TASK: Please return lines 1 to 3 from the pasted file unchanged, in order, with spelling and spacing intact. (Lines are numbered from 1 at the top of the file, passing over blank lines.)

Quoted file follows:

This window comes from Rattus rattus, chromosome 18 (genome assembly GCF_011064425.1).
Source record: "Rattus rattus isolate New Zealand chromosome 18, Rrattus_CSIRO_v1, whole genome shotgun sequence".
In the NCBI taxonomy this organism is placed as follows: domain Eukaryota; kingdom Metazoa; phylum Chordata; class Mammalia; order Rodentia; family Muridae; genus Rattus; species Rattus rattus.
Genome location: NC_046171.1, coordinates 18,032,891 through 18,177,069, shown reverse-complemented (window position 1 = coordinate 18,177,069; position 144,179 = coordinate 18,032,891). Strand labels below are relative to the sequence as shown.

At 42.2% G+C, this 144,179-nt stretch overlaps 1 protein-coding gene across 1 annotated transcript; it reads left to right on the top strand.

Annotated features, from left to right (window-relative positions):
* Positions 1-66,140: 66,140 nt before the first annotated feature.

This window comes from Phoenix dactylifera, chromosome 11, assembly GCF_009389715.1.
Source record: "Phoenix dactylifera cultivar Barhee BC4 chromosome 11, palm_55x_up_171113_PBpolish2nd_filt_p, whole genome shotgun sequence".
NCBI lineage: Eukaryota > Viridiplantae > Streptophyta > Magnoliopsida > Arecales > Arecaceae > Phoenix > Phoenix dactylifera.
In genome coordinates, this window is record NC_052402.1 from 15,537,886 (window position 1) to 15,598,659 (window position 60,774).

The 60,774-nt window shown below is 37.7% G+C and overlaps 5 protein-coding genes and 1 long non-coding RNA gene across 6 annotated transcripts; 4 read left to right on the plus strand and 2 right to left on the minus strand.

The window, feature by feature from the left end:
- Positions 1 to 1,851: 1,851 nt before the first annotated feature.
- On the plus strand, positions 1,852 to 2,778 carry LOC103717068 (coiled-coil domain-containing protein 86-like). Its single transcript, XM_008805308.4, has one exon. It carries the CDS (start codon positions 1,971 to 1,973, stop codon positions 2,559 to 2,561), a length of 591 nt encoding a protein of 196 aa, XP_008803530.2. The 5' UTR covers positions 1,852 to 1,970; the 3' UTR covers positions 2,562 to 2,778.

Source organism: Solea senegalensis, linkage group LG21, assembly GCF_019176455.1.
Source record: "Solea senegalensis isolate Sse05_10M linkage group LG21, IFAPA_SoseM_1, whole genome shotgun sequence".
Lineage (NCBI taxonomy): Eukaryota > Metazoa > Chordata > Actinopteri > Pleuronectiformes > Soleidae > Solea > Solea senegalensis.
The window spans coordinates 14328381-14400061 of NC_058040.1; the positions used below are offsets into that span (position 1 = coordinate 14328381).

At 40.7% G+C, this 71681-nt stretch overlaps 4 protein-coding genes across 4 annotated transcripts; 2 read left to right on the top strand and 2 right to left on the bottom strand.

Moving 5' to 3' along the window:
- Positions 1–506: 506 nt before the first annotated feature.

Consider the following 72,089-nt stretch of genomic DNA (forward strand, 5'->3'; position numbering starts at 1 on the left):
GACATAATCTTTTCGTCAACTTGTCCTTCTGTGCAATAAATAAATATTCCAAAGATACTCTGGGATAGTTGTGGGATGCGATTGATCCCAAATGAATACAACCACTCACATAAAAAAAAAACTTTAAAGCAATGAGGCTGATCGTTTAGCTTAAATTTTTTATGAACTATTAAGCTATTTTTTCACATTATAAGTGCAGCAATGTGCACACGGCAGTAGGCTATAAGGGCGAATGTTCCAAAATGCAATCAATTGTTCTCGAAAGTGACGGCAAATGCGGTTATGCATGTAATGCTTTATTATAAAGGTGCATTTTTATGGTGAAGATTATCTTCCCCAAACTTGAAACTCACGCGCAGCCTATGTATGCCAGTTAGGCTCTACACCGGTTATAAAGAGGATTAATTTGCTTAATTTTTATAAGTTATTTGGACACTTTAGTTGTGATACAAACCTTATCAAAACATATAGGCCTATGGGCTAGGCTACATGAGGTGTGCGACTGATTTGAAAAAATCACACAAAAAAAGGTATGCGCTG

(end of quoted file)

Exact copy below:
This window comes from Rattus rattus, chromosome 18 (genome assembly GCF_011064425.1).
Source record: "Rattus rattus isolate New Zealand chromosome 18, Rrattus_CSIRO_v1, whole genome shotgun sequence".
In the NCBI taxonomy this organism is placed as follows: domain Eukaryota; kingdom Metazoa; phylum Chordata; class Mammalia; order Rodentia; family Muridae; genus Rattus; species Rattus rattus.